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The latest Gen Z trends? Saving and budgeting

Mark Bristow avatar
Mark Bristow
- 3 min read
The latest Gen Z trends? Saving and budgeting

As inflation and the cost of living put the squeeze on more Australian budgets, one generation is actively taking steps to save money and stay ahead of the curve. But how effective could these strategies be for reaching your savings goals?

According to new survey results released by NAB, more than half (56%) of Gen Z and younger Australians are using the money they’re saving from cutting back on non-essentials to stash into their savings accounts instead.

Cutting costs and stashing cash

Based on data from the NAB Economics Q4 Consumer Sentiment survey of around 2000 Australians, Australians under 30 are saving more than $450 each month by cutting back on increasingly expensive non-essentials, such as: 

  • eating out at restaurants ($124);
  • micro treats like coffees, snacks and lunches out ($73);
  • entertainment ($64);
  • car journeys to save on petrol ($70);
  • food delivery services ($96), and;
  • streaming services ($30). 

NAB Personal Banking executive, Paul Riley, partially attributed these findings to Gen Z embracing certain ‘cash conscious’ trends that are proving popular on platforms like TikTok: 

“‘Loud budgeting’ is all about unapologetically prioritising your own financial goals, setting smart boundaries on spending, and feeling comfortable to talk about it openly and authentically.”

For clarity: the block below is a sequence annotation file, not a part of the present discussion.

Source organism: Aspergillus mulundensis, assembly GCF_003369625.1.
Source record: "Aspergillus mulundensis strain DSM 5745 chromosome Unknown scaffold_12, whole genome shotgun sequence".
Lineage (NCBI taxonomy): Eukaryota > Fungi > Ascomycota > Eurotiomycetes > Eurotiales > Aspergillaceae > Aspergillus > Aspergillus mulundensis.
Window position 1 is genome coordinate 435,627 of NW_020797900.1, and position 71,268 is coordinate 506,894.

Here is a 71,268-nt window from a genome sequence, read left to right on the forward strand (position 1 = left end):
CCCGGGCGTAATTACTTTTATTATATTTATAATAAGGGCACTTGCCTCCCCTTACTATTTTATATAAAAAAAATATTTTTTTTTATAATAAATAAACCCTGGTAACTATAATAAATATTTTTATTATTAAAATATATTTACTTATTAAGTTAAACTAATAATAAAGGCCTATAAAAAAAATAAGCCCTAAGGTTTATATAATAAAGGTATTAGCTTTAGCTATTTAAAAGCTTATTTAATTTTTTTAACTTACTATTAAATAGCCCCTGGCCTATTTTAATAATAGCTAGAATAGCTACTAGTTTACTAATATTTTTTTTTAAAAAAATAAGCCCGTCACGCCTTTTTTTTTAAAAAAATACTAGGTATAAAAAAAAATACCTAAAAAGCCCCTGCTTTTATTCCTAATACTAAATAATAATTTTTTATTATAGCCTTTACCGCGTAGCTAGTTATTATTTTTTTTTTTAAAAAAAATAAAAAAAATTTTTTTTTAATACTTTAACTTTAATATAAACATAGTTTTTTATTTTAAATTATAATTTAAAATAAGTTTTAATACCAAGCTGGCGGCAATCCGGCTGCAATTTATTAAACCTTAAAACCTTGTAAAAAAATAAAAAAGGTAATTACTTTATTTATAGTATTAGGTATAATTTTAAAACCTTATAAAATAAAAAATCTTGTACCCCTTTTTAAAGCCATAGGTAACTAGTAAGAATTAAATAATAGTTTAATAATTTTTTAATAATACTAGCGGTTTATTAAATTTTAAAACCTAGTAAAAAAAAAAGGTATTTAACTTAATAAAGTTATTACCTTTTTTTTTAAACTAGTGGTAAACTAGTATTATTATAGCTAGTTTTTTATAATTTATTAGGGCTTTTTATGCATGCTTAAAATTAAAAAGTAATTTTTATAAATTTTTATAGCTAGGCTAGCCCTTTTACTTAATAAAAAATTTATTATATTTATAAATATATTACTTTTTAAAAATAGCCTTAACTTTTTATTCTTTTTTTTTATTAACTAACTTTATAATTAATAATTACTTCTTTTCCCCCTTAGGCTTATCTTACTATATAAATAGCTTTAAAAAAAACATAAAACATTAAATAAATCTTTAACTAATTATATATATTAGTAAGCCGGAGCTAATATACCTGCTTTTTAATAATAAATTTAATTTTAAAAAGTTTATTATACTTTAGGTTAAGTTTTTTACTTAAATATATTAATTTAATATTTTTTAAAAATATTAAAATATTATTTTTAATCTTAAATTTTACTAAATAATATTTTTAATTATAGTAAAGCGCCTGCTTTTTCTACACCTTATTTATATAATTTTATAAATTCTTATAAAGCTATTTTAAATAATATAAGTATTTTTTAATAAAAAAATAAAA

“The other hot budgeting trend is ‘no or low spending months’ which involve giving up alcohol, takeaway food or shopping for clothes or beauty for the month, not booking holidays, food prepping or bringing your lunch to work or finally asking mates to repay cash you’re owed.”

According to NAB, the number of high interest savings accounts opened by Gen Z NAB customers has grown 24% over the last year and savings account balances belonging to this cohort have increased by 5.3%.

Crunching the numbers: how a savings account works

For example, according to RateCity’s Savings Account Calculator, if a saver opened a new savings account with a 5% interest rate and an initial balance of $450, then made monthly $450 deposits for one year, they could end the year with a balance of $5999, having earned $149 in interest. Keep in mind that this example doesn't include fees or other costs, and is for illustrative purposes only.

Keep in mind that the savings accounts offering the highest interest rates often have strict terms and conditions. For example, to earn the higher bonus interest rate on a savings account, you may need to:

  • make a minimum number of deposits per month;
  • deposit a minimum amount into the account each month;
  • make no withdrawals, or;
  • make a minimum number of transactions using a linked bank account.

Some savings accounts may only offer a higher interest rate for an initial introductory period of a few months, before reverting to a lower ongoing savings rate. 

Before you contact your current bank, consider comparing some savings account options from other Authorised Deposit-taking Institutions (ADIs) to see if there is an account that better suits your financial situation and personal goals.

Compare savings accounts

Product database updated 28 May, 2024

This article was reviewed by External Comms Lead Eden Radford before it was published as part of RateCity's Fact Check process.